The new show will be 30 minutes long and will run three times a week: every Wednesday, Thursday and Friday.

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In a press release fashioned as a handwritten note to herself, comedienne Chelsea Handler has finally announced the details of her new Netflix show this spring, including its premiere date and how often it will air.

The following day Chelsea also clued fans in on another important element - the show's title.

The "press release" is offered up in trademark Handler fashion, with a healthy dose of acerbic wit that manages to insult a few people along the way, from interviewer Byron Allen to the entire German culture, while saving most of the put downs for herself.

Handler starts off the letter to herself, entitled "Dear You", with the most important details.

Chelsea's advice to herself in her note also includes interviewing tips: "When interviewing respected public figures, ask yourself, 'What would Byron Allen do?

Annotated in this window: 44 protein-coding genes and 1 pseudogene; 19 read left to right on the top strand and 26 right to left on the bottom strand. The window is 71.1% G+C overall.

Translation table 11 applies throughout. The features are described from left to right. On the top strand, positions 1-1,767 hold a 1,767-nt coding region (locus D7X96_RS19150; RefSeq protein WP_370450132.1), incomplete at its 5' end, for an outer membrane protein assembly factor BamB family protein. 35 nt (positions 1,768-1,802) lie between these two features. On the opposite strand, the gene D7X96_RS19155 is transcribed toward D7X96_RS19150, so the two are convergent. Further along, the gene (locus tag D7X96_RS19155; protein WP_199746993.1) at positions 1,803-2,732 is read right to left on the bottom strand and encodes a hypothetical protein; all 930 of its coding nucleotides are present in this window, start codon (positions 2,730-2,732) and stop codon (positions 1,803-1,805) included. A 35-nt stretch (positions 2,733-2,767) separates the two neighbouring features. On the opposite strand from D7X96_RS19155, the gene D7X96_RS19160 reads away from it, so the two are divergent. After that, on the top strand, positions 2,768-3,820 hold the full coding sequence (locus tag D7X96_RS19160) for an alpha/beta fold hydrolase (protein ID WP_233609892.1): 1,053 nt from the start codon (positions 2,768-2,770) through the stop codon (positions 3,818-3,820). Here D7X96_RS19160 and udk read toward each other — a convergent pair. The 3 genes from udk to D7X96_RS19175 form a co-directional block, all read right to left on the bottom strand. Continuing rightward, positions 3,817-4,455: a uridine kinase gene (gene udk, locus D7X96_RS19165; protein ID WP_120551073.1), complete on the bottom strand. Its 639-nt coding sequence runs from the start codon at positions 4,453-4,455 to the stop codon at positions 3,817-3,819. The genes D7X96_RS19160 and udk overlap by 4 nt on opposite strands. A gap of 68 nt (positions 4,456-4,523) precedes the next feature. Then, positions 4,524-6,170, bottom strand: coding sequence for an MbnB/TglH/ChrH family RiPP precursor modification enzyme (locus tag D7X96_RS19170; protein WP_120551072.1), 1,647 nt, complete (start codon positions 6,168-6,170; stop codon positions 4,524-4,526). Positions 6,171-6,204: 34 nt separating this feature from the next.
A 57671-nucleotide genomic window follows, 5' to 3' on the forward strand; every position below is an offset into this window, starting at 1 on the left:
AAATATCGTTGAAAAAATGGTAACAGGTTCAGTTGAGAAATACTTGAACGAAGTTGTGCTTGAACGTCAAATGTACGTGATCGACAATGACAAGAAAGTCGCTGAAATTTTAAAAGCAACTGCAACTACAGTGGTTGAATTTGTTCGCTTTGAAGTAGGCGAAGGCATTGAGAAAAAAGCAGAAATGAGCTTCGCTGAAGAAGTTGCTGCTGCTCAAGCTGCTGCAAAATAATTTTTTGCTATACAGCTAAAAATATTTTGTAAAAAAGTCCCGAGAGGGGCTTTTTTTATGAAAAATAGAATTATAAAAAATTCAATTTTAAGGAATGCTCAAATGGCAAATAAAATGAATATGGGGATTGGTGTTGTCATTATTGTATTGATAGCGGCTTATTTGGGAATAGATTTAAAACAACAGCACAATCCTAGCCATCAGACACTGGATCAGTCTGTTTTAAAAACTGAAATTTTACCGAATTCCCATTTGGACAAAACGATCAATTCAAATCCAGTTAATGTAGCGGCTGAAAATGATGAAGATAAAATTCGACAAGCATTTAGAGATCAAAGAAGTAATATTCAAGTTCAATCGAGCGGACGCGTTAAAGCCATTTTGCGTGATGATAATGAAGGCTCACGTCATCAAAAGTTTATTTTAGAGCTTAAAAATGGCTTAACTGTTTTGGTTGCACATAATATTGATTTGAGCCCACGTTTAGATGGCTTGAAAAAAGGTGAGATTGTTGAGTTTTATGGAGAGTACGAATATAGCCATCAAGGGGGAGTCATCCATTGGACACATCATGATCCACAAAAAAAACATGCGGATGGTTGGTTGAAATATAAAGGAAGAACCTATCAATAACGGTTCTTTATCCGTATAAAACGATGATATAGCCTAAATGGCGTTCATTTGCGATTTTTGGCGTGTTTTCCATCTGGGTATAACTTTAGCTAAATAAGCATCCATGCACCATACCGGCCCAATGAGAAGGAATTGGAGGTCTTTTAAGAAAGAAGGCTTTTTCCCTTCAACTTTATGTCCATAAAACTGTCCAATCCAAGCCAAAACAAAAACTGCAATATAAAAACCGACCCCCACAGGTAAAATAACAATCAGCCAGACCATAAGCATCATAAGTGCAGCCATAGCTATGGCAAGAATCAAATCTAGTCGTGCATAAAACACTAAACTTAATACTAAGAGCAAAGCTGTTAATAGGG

' Then, do the opposite." There are also reminders on cultural sensitivity: "You'll be streaming in more than 190 countries, so remember to keep a deeper, more culturally sensitive perspective, especially towards the Germans, they're still touchy about everything they did." The jokes indicate Handler will indeed continue the fearless, no holds barred and politically incorrect style she became famous for while hosting her successful nightly talk show "Chelsea Lately" on the E! Chelsea, as usual, mocks herself most of all in the note, reminding herself that she now needs to wake up each day to do the show, and scolds that, because each episode remains on Netflix "until the end of time," to "put a little more thought into what you say this time around." At the bottom of the press release comes another crucial piece of information, the shows premiere date, which will be on May 11.The title of the new show, however, is nowhere to be found, but the following day in a Periscope Q&A with fans.In an interview with Vanity Fair, the G-Unit mogul said when he first became famous, he tried to bring his friends along for the ride, but others close to him got jealous.Then he tried to hire a few of his buddies to help with some of his businesses but that didn't work well either."I went from a basement apartment in Queens to a 50,000-square-foot house and when you're successful, it's valuable to have people around who represent what was there before all the confusion started," said Fif."But you know what happens?If you don't take people with you, they say you left everyone behind, and if you get them involved in your businesses and provide an opportunity for them to better their life, they become someone who works for you.Then that taints the relationship," he added, which makes total sense.